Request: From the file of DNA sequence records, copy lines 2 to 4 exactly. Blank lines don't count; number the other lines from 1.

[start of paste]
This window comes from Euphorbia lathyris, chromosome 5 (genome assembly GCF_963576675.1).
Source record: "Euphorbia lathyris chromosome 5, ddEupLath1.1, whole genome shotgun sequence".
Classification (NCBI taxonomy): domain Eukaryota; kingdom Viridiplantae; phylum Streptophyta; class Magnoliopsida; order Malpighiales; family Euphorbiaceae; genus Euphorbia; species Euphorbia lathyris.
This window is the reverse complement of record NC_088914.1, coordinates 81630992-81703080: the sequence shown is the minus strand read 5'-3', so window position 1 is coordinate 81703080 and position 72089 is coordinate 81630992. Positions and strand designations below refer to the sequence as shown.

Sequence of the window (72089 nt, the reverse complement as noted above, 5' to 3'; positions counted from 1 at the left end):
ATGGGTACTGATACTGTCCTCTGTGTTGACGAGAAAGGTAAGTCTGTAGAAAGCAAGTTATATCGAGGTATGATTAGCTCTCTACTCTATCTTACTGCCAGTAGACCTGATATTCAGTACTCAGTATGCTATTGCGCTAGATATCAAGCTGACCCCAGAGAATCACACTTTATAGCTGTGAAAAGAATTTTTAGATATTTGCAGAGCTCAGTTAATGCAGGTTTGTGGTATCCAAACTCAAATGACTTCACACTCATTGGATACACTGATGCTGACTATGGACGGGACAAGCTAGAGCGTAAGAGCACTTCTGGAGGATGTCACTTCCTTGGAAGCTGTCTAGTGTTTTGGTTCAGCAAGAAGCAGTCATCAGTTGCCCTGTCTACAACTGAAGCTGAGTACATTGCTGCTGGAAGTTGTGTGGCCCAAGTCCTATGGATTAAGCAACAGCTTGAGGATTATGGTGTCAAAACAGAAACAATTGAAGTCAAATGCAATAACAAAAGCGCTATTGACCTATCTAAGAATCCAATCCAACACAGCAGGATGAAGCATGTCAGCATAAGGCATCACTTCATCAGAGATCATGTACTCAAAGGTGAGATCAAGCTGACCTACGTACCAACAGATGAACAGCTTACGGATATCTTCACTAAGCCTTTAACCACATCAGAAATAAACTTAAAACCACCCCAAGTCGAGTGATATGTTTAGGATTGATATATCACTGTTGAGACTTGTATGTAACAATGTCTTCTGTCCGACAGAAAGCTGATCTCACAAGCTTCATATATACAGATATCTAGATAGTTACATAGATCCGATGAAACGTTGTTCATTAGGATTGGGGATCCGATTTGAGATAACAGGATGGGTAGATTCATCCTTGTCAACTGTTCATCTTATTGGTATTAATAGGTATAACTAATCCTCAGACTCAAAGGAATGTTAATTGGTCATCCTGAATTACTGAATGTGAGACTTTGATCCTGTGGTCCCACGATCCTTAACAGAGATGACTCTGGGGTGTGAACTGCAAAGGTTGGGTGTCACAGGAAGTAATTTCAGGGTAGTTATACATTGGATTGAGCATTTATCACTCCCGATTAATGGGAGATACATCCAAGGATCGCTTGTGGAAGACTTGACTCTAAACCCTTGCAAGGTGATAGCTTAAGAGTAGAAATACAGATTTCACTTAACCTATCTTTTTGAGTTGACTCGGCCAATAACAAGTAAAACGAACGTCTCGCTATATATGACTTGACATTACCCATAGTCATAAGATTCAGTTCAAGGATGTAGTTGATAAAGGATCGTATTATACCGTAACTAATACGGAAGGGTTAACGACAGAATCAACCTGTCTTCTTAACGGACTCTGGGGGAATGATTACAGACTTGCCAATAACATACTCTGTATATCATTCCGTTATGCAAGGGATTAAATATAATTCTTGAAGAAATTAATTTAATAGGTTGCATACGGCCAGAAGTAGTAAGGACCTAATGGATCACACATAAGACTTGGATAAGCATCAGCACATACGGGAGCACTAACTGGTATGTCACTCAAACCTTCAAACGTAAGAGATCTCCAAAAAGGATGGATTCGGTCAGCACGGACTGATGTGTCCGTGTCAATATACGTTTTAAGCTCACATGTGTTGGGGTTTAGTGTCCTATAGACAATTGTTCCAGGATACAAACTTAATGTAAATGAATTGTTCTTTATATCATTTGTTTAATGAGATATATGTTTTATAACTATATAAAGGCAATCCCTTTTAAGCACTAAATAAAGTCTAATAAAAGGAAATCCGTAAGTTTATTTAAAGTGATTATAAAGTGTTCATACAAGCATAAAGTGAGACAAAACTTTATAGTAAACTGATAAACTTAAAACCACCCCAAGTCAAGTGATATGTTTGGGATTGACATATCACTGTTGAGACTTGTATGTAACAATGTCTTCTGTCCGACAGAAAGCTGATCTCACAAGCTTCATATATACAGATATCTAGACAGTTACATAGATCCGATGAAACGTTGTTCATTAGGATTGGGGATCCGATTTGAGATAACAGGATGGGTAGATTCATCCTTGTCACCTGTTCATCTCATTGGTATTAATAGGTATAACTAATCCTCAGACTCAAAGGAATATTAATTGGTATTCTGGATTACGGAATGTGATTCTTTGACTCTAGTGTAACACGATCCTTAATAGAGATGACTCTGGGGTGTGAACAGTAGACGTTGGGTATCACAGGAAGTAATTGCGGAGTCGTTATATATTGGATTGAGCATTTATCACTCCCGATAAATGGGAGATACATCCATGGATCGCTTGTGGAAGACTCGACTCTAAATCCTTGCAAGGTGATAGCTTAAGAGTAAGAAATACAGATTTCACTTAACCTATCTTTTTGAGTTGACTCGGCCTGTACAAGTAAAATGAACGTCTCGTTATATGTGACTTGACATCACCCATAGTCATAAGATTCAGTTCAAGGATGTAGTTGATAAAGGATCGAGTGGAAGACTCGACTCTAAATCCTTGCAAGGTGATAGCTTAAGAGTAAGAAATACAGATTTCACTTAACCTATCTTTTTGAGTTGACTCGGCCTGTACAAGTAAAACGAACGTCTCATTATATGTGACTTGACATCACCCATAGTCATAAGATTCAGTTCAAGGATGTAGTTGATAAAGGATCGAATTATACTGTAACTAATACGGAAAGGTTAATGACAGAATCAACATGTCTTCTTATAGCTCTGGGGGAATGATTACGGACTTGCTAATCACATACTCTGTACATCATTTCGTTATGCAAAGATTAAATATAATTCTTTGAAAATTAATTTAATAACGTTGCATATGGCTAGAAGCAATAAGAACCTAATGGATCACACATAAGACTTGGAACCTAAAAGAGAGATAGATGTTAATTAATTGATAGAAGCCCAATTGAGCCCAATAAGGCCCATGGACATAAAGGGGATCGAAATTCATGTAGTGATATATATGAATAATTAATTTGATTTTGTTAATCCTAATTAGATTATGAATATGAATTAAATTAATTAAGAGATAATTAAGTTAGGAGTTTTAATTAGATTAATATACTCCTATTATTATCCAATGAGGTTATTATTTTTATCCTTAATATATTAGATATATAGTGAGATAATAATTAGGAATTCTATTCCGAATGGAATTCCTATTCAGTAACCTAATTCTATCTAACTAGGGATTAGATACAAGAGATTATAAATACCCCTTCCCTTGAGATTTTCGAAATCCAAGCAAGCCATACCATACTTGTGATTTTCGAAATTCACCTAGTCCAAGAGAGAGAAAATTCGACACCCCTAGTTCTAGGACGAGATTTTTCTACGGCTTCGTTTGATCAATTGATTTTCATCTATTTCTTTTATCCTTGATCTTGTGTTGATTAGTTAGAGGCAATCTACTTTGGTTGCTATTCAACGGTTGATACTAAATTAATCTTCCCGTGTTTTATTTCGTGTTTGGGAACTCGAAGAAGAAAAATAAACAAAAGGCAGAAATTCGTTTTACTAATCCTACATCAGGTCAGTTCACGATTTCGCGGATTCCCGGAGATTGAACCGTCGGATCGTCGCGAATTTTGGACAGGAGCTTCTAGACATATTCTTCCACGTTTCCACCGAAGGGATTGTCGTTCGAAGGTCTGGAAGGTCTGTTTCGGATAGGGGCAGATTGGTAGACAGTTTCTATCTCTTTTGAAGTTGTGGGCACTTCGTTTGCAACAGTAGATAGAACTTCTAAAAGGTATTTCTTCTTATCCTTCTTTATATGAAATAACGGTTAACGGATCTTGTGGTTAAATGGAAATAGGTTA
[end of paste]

Source record: "Euphorbia lathyris chromosome 5, ddEupLath1.1, whole genome shotgun sequence".
Classification (NCBI taxonomy): domain Eukaryota; kingdom Viridiplantae; phylum Streptophyta; class Magnoliopsida; order Malpighiales; family Euphorbiaceae; genus Euphorbia; species Euphorbia lathyris.
This window is the reverse complement of record NC_088914.1, coordinates 81630992-81703080: the sequence shown is the minus strand read 5'-3', so window position 1 is coordinate 81703080 and position 72089 is coordinate 81630992. Positions and strand designations below refer to the sequence as shown.